Our neurology is freaking amazing, I mean it would be bizarre if our brain couldn't adapt. One of my favorite anecdotes is how they found that London taxi drivers actually have a observably larger hippocampus as a result of having to navigate through (and maintain mental maps of) London.

-- TheodoreSmith - 18 Jan 2008

Also- here is another link to a study showing the effect of transcendental meditation on intelligence in a group of high school students... link

-- TheodoreSmith - 18 Jan 2008

A few years ago I spent some time in Northern India, where I stayed a few nights in a Kagyupa monastery. The monks would wear their robes (just like the one he is wearing in that video) and ONLY their robes, in the single digit Himalayan temperatures. Me and the other Westerner's I was traveling with had on every layer of clothes we owned, and were still freezing cold. I asked one of the monks why they wore no coats and he answered, "The mind is the best coat."

Part of me is still incredulous, even though I saw it with my own eyes. I mean, it is FREEZING COLD there - how is it humanly possible that these men could be comfortable wearing so little? I take it the answer is because they had figured out how to use their minds to regulate their own body temperatures. It still amazes me every time I think about it.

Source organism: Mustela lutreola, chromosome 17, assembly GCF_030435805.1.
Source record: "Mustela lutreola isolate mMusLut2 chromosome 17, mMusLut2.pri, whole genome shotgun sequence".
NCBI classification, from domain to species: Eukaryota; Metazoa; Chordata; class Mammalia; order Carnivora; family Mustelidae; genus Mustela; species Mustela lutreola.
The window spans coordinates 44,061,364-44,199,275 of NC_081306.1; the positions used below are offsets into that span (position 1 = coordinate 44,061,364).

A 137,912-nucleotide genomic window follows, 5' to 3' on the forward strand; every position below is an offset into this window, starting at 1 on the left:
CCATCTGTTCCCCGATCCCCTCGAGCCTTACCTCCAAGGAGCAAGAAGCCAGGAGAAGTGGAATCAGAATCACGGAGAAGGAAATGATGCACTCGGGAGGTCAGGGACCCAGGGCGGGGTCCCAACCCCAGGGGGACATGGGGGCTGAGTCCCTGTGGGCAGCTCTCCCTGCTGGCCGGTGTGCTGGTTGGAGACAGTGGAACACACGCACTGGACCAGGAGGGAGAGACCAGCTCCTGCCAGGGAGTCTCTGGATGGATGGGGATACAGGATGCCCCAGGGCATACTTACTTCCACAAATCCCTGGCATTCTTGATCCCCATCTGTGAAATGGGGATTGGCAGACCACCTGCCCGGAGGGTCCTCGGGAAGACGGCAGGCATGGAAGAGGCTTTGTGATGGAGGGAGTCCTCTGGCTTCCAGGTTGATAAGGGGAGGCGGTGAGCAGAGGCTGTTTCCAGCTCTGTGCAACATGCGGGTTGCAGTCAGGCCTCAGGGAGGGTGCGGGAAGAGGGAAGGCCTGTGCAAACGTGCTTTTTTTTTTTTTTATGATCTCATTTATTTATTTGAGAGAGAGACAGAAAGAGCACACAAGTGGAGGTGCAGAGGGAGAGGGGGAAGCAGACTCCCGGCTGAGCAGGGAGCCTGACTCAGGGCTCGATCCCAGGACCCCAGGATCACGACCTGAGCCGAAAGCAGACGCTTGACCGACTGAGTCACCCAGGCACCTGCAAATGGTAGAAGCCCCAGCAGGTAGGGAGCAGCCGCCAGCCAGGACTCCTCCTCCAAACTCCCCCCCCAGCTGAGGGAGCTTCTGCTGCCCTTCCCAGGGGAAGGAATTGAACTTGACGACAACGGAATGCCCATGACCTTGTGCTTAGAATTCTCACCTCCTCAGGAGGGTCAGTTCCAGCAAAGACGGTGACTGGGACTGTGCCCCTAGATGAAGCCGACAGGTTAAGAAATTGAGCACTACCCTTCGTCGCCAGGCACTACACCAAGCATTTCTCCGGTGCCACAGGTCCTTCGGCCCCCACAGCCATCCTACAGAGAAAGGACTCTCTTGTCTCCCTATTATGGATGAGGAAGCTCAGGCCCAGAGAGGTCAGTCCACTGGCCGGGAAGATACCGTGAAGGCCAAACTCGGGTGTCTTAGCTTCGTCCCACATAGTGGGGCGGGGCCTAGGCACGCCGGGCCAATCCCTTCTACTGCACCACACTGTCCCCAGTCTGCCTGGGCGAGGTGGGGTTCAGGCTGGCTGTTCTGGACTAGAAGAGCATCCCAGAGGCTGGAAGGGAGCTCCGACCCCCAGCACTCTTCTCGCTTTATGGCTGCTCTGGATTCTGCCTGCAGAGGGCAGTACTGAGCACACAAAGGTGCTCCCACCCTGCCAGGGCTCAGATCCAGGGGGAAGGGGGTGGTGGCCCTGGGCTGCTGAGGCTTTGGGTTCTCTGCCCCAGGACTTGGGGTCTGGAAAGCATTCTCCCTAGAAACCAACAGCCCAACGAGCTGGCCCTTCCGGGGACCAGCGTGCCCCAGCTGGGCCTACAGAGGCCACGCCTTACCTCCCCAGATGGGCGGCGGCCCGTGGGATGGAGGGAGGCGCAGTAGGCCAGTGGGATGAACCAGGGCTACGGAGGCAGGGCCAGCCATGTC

-- JuliaS - 20 Jan 2008

The Mystery of the Monks

The alternate answer to the mystery of the monks is that their bodies were actually acclimatized and yours were not. Swimmers training for long distance ocean swims in cold water will prepare for their swims by swimming in cold water and living in cold conditions. This forces their bodies to adapt to the environment and causes their normal body temperature to drop.

Focusing on what we can do with our minds often causes us to forget what our bodies can do. Though mythical explanations seem attractive, simpler ones will often do the trick.